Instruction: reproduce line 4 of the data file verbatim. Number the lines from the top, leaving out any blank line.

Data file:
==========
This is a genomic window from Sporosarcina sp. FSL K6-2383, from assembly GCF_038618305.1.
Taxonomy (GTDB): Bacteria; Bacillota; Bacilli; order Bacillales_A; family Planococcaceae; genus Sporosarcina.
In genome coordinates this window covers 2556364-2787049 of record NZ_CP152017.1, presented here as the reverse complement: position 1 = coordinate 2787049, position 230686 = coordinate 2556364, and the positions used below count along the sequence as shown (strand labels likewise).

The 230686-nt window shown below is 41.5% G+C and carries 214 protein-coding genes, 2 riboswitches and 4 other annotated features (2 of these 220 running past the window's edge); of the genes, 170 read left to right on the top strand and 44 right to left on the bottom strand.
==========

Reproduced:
The 230686-nt window shown below is 41.5% G+C and carries 214 protein-coding genes, 2 riboswitches and 4 other annotated features (2 of these 220 running past the window's edge); of the genes, 170 read left to right on the top strand and 44 right to left on the bottom strand.